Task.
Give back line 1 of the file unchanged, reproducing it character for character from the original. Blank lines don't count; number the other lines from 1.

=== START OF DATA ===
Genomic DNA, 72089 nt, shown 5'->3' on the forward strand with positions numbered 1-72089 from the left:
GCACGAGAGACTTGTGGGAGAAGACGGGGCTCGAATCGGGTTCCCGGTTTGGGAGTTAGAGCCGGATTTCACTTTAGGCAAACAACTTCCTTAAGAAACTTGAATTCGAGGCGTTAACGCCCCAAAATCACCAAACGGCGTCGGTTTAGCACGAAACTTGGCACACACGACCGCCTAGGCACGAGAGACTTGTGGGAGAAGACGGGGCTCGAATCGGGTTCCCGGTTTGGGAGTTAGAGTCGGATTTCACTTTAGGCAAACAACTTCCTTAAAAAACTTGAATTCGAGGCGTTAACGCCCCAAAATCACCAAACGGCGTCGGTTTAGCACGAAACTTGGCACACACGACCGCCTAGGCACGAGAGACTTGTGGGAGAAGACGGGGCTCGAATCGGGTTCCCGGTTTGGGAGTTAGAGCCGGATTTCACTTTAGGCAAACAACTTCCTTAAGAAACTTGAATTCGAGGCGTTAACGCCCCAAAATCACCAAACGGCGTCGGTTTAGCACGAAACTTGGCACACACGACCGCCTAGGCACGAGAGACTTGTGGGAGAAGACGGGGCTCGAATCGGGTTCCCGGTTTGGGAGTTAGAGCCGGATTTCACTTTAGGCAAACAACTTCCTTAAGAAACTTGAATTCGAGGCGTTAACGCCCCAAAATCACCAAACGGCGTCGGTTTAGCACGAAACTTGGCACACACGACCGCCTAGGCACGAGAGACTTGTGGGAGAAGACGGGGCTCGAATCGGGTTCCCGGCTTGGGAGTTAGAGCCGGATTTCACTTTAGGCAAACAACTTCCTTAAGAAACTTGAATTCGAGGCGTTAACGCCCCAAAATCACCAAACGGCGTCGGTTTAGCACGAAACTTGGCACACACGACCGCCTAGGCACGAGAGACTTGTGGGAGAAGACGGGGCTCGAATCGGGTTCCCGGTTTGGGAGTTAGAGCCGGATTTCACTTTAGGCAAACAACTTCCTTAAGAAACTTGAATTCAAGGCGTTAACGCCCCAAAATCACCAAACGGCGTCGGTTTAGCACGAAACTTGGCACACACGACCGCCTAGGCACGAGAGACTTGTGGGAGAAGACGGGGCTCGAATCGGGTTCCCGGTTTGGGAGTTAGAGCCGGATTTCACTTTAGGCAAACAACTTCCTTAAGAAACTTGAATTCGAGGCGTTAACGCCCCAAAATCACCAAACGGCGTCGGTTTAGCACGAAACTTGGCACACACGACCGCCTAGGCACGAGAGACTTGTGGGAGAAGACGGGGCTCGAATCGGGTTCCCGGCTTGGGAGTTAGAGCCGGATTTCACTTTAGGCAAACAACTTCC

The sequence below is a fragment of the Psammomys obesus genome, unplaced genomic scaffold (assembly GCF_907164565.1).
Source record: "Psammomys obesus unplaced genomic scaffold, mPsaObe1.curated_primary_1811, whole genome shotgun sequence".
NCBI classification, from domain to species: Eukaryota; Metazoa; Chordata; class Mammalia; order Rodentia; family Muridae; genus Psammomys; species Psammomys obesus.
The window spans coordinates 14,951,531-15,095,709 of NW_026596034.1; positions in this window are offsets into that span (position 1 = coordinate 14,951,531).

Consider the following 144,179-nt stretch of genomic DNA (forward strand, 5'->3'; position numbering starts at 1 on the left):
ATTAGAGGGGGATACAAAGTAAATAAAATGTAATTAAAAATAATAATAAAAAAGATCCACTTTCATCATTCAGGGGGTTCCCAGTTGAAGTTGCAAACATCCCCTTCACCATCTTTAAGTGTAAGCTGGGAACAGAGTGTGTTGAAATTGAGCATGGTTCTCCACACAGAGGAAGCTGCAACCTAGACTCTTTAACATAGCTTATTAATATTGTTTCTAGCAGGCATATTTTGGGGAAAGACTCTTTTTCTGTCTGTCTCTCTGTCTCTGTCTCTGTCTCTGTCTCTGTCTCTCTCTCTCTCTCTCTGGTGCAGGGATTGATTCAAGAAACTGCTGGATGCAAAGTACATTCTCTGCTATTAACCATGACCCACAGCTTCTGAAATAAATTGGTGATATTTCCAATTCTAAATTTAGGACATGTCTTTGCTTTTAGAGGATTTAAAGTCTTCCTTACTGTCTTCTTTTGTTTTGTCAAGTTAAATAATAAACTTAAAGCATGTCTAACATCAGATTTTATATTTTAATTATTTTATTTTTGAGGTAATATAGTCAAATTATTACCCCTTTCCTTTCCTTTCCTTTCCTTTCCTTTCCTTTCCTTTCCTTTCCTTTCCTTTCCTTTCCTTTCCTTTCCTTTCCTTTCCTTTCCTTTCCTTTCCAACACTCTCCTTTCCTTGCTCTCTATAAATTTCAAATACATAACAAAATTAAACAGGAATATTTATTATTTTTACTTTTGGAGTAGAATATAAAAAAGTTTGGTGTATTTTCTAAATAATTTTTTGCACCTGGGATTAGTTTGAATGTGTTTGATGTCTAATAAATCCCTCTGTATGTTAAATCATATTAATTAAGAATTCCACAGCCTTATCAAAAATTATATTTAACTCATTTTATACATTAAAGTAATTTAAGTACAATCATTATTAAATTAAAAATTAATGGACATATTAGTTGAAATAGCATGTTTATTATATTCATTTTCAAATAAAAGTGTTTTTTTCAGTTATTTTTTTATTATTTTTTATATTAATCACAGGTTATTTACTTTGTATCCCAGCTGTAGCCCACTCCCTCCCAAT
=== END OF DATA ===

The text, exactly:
Genomic DNA, 72089 nt, shown 5'->3' on the forward strand with positions numbered 1-72089 from the left: